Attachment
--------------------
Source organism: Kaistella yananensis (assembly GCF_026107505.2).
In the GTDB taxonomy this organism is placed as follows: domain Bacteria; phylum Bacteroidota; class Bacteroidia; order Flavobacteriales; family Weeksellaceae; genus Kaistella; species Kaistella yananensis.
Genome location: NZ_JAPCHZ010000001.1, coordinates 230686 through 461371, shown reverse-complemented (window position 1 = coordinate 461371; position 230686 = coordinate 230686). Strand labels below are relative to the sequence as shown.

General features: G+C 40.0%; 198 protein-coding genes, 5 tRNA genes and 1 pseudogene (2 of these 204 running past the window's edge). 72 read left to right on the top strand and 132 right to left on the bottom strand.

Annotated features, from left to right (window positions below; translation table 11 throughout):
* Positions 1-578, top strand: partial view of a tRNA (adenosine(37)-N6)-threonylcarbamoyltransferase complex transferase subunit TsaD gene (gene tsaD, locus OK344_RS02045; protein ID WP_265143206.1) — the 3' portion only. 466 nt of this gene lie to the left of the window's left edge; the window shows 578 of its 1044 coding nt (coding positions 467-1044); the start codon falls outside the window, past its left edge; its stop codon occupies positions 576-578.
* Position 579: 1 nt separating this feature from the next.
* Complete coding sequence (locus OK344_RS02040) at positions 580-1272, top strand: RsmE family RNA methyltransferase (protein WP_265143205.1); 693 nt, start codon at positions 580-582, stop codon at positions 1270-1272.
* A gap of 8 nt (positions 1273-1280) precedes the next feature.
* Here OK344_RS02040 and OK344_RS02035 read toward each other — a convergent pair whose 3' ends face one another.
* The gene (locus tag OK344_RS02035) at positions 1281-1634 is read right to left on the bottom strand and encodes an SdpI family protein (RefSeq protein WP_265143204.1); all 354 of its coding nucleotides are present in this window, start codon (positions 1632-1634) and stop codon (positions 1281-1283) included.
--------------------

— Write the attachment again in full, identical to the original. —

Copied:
Source organism: Kaistella yananensis (assembly GCF_026107505.2).
In the GTDB taxonomy this organism is placed as follows: domain Bacteria; phylum Bacteroidota; class Bacteroidia; order Flavobacteriales; family Weeksellaceae; genus Kaistella; species Kaistella yananensis.
Genome location: NZ_JAPCHZ010000001.1, coordinates 230686 through 461371, shown reverse-complemented (window position 1 = coordinate 461371; position 230686 = coordinate 230686). Strand labels below are relative to the sequence as shown.

General features: G+C 40.0%; 198 protein-coding genes, 5 tRNA genes and 1 pseudogene (2 of these 204 running past the window's edge). 72 read left to right on the top strand and 132 right to left on the bottom strand.

Annotated features, from left to right (window positions below; translation table 11 throughout):
* Positions 1-578, top strand: partial view of a tRNA (adenosine(37)-N6)-threonylcarbamoyltransferase complex transferase subunit TsaD gene (gene tsaD, locus OK344_RS02045; protein ID WP_265143206.1) — the 3' portion only. 466 nt of this gene lie to the left of the window's left edge; the window shows 578 of its 1044 coding nt (coding positions 467-1044); the start codon falls outside the window, past its left edge; its stop codon occupies positions 576-578.
* Position 579: 1 nt separating this feature from the next.
* Complete coding sequence (locus OK344_RS02040) at positions 580-1272, top strand: RsmE family RNA methyltransferase (protein WP_265143205.1); 693 nt, start codon at positions 580-582, stop codon at positions 1270-1272.
* A gap of 8 nt (positions 1273-1280) precedes the next feature.
* Here OK344_RS02040 and OK344_RS02035 read toward each other — a convergent pair whose 3' ends face one another.
* The gene (locus tag OK344_RS02035) at positions 1281-1634 is read right to left on the bottom strand and encodes an SdpI family protein (RefSeq protein WP_265143204.1); all 354 of its coding nucleotides are present in this window, start codon (positions 1632-1634) and stop codon (positions 1281-1283) included.